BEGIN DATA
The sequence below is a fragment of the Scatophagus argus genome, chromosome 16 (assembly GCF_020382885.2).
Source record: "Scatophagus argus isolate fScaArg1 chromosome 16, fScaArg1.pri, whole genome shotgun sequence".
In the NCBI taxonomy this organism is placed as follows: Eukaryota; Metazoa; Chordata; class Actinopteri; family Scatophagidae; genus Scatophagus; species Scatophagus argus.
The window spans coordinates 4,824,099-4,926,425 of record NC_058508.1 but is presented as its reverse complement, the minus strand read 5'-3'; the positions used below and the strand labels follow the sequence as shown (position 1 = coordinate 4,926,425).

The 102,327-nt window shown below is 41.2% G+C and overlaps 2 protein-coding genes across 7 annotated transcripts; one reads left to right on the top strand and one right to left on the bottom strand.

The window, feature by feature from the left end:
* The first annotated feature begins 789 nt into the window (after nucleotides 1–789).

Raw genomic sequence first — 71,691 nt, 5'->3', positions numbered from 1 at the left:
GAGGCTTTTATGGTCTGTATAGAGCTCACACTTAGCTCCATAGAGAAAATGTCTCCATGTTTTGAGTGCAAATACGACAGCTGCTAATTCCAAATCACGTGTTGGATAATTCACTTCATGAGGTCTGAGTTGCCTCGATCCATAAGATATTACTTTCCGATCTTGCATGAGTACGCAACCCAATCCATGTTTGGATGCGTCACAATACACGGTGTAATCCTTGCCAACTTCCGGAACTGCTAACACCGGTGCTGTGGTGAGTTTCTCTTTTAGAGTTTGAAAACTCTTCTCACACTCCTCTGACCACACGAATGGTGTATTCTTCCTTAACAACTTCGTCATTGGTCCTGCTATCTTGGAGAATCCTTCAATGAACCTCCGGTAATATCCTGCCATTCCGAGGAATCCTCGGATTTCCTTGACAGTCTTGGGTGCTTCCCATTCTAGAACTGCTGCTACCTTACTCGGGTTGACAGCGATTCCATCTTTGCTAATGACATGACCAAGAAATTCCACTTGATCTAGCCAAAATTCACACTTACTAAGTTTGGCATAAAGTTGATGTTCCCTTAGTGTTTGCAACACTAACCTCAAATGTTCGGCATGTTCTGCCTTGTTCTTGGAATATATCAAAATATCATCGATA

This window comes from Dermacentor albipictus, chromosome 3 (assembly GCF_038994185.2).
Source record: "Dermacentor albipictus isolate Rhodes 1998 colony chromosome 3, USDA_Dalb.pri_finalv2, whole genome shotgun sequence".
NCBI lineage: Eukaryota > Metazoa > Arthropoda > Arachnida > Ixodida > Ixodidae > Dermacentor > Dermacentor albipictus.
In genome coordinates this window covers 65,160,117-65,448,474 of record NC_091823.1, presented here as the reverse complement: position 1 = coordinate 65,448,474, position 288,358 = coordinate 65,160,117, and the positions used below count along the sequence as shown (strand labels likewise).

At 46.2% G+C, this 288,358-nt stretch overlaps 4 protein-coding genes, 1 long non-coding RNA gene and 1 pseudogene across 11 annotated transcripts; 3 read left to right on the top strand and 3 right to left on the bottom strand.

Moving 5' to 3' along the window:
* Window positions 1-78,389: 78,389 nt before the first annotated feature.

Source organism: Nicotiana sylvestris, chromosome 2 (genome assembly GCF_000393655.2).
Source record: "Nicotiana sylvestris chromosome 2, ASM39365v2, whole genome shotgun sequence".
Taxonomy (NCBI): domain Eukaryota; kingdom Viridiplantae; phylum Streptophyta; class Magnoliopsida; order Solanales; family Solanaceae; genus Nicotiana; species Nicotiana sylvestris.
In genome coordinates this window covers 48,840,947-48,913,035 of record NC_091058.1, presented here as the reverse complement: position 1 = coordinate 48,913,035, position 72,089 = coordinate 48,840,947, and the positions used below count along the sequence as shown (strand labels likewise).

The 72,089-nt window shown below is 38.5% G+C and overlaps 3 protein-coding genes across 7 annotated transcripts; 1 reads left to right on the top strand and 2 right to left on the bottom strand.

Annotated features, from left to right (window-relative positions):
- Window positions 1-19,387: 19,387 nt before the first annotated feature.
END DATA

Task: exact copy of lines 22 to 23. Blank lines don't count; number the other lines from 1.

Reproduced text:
Annotated features, from left to right (window-relative positions):
- Window positions 1-19,387: 19,387 nt before the first annotated feature.